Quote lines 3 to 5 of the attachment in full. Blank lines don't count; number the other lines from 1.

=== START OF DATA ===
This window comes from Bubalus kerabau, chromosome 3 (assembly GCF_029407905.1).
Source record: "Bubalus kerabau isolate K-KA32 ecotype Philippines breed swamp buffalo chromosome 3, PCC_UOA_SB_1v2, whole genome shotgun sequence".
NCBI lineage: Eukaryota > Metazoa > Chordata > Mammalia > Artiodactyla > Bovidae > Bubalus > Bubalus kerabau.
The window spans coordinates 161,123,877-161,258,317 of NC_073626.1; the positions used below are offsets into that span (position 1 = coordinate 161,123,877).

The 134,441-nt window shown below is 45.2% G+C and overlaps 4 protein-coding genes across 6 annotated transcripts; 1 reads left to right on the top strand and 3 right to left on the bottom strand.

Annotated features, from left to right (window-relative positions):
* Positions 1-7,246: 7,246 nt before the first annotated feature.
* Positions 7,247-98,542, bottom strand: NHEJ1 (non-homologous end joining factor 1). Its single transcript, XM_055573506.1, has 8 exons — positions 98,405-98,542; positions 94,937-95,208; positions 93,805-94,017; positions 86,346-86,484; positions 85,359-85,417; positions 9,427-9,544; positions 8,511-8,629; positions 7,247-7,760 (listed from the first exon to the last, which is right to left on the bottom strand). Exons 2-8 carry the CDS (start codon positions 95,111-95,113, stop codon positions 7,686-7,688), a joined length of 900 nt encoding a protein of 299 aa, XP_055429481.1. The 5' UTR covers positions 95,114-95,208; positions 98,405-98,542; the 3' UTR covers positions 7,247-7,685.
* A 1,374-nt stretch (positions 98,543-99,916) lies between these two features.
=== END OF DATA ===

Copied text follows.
NCBI lineage: Eukaryota > Metazoa > Chordata > Mammalia > Artiodactyla > Bovidae > Bubalus > Bubalus kerabau.
The window spans coordinates 161,123,877-161,258,317 of NC_073626.1; the positions used below are offsets into that span (position 1 = coordinate 161,123,877).

The 134,441-nt window shown below is 45.2% G+C and overlaps 4 protein-coding genes across 6 annotated transcripts; 1 reads left to right on the top strand and 3 right to left on the bottom strand.